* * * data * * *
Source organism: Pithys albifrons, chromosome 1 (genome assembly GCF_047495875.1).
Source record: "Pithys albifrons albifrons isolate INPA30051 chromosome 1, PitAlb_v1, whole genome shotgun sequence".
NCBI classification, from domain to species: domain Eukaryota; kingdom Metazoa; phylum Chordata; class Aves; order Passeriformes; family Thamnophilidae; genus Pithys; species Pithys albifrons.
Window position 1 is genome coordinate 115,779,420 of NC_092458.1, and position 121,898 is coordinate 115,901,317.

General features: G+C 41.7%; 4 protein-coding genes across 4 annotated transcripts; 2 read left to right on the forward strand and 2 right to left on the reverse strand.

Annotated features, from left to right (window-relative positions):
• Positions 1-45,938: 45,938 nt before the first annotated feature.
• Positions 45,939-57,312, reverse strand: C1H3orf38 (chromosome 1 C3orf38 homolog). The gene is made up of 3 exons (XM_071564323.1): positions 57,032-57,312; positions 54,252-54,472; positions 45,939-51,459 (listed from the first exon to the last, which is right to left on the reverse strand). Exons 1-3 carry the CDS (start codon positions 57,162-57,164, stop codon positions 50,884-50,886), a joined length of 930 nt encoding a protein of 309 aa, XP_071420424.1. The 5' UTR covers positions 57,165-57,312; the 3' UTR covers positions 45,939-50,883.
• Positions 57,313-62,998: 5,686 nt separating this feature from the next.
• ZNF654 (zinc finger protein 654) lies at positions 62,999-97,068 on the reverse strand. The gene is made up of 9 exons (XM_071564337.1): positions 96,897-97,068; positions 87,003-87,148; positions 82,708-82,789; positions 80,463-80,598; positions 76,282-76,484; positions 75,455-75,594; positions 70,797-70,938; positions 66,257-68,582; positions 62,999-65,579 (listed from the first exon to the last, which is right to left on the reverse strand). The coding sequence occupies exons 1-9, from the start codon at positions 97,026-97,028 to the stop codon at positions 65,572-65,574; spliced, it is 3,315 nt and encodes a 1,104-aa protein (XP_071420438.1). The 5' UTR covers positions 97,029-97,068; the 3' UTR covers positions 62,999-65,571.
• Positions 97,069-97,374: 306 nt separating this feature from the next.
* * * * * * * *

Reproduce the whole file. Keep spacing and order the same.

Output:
Source organism: Pithys albifrons, chromosome 1 (genome assembly GCF_047495875.1).
Source record: "Pithys albifrons albifrons isolate INPA30051 chromosome 1, PitAlb_v1, whole genome shotgun sequence".
NCBI classification, from domain to species: domain Eukaryota; kingdom Metazoa; phylum Chordata; class Aves; order Passeriformes; family Thamnophilidae; genus Pithys; species Pithys albifrons.
Window position 1 is genome coordinate 115,779,420 of NC_092458.1, and position 121,898 is coordinate 115,901,317.

General features: G+C 41.7%; 4 protein-coding genes across 4 annotated transcripts; 2 read left to right on the forward strand and 2 right to left on the reverse strand.

Annotated features, from left to right (window-relative positions):
• Positions 1-45,938: 45,938 nt before the first annotated feature.
• Positions 45,939-57,312, reverse strand: C1H3orf38 (chromosome 1 C3orf38 homolog). The gene is made up of 3 exons (XM_071564323.1): positions 57,032-57,312; positions 54,252-54,472; positions 45,939-51,459 (listed from the first exon to the last, which is right to left on the reverse strand). Exons 1-3 carry the CDS (start codon positions 57,162-57,164, stop codon positions 50,884-50,886), a joined length of 930 nt encoding a protein of 309 aa, XP_071420424.1. The 5' UTR covers positions 57,165-57,312; the 3' UTR covers positions 45,939-50,883.
• Positions 57,313-62,998: 5,686 nt separating this feature from the next.
• ZNF654 (zinc finger protein 654) lies at positions 62,999-97,068 on the reverse strand. The gene is made up of 9 exons (XM_071564337.1): positions 96,897-97,068; positions 87,003-87,148; positions 82,708-82,789; positions 80,463-80,598; positions 76,282-76,484; positions 75,455-75,594; positions 70,797-70,938; positions 66,257-68,582; positions 62,999-65,579 (listed from the first exon to the last, which is right to left on the reverse strand). The coding sequence occupies exons 1-9, from the start codon at positions 97,026-97,028 to the stop codon at positions 65,572-65,574; spliced, it is 3,315 nt and encodes a 1,104-aa protein (XP_071420438.1). The 5' UTR covers positions 97,029-97,068; the 3' UTR covers positions 62,999-65,571.
• Positions 97,069-97,374: 306 nt separating this feature from the next.